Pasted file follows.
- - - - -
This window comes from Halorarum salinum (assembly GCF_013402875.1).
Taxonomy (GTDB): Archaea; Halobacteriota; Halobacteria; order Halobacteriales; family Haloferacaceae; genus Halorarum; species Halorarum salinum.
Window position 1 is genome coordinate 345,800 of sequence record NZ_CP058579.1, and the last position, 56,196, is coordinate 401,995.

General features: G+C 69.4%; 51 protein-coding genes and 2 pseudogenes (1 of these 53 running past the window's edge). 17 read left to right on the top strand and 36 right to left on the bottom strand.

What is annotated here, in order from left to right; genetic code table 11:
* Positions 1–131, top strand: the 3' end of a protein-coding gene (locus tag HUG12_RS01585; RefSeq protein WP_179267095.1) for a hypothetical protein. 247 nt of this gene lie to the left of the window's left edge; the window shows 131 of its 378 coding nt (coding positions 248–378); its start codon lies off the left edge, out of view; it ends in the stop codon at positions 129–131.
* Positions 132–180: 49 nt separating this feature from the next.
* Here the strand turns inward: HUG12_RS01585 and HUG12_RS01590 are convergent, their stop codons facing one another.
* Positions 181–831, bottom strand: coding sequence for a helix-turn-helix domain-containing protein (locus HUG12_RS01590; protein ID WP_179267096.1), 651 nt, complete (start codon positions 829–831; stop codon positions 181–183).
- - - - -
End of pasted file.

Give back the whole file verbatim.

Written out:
This window comes from Halorarum salinum (assembly GCF_013402875.1).
Taxonomy (GTDB): Archaea; Halobacteriota; Halobacteria; order Halobacteriales; family Haloferacaceae; genus Halorarum; species Halorarum salinum.
Window position 1 is genome coordinate 345,800 of sequence record NZ_CP058579.1, and the last position, 56,196, is coordinate 401,995.

General features: G+C 69.4%; 51 protein-coding genes and 2 pseudogenes (1 of these 53 running past the window's edge). 17 read left to right on the top strand and 36 right to left on the bottom strand.

What is annotated here, in order from left to right; genetic code table 11:
* Positions 1–131, top strand: the 3' end of a protein-coding gene (locus tag HUG12_RS01585; RefSeq protein WP_179267095.1) for a hypothetical protein. 247 nt of this gene lie to the left of the window's left edge; the window shows 131 of its 378 coding nt (coding positions 248–378); its start codon lies off the left edge, out of view; it ends in the stop codon at positions 129–131.
* Positions 132–180: 49 nt separating this feature from the next.
* Here the strand turns inward: HUG12_RS01585 and HUG12_RS01590 are convergent, their stop codons facing one another.
* Positions 181–831, bottom strand: coding sequence for a helix-turn-helix domain-containing protein (locus HUG12_RS01590; protein ID WP_179267096.1), 651 nt, complete (start codon positions 829–831; stop codon positions 181–183).